The friendly, calming illustrations do a great job of bringing the words to life without distracting from the admittedly challenging topic. The book is part of a series called Big Hug Books that came out of Innes’s work with families facing challenges; I’m intrigued to read Friendship is like a Seesaw and The Internet is like a Puddle as well.

I haven’t read Life is like the Wind to Little E yet but, when we’re both ready, we can read it together so that maybe she’ll be better prepared for the losses that will come in her life. Or at least, I hope, I’ll be better prepared to talk about them with her.

Review: The Something

something

GoldAardvarkGoldAardvarkGoldAardvarkGoldAardvark 4/5 aardvarks

Format: Picture book
Ages: 3-6
Author and illustrator: Rebecca Cobb
Publisher: PAN Macmillan Childrens Books (published October 2014)
Pages: 32
ISBN-10: 0230764827
ISBN-13: 978-0230764828

You could summarize this book like so: “A girl saw a hole in the ground. The end.” But then again, you could also summarize Goodnight Moon like this: “Goodnight to all the things.”

I was already a fan of Rebecca Cobb’s illustration in Julia Donaldson’s The Paper Dolls when I stumbled across this book at our local bookstore. I occasionally buy books to add to our “gift stash” to bring to birthday parties and whatnot, but this one somehow made it out of the box and onto our shelves because I knew Little E would love it. Cobb’s illustrations are sweetly childlike without being saccharine, and the story is also a child’s-eye-view tale.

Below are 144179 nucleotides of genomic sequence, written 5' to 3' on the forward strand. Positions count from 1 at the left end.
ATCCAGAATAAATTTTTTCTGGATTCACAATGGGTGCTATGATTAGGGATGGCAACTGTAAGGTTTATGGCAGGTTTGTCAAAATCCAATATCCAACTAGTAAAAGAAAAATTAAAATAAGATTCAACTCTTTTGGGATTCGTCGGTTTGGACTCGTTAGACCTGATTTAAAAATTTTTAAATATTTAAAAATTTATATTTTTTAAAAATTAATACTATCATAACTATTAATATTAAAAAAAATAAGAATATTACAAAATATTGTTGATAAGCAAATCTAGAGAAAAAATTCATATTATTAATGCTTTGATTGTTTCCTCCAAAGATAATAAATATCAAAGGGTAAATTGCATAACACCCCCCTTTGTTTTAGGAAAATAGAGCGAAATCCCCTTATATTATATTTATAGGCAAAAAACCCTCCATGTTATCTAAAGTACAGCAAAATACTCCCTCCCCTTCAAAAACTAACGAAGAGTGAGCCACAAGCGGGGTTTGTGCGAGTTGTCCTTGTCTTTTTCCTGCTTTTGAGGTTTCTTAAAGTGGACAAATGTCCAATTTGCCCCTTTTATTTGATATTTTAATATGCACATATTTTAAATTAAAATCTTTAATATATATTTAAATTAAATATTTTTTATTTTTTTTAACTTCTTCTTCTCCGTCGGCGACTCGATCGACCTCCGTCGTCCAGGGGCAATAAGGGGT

So. A girl finds a hole in the ground and wonders what is down there. She’s sure it’s…something. Her mum speculates that the hole might be a doorway into a little mouse’s house; her sister says the something is most likely a scary troll; her best friend is sure it’s a dragon. The split-level illustrations explore the possibilities of the world below the ground, taking us through all the different prospects of what could be down there. Is it a snake? A squirrel? A fox listening to a record player? A mole knitting? We never do find out, but the little narrator is watching…and waiting…just in case.

In the modern age of smart phones and smart toys and smart everything, I think books about the power of the imagination are more important than ever. And this one is simple, lovely, and just the thing to lead readers to go looking for holes in the ground and trees in their neighbourhoods and wonder what somethings might be inside.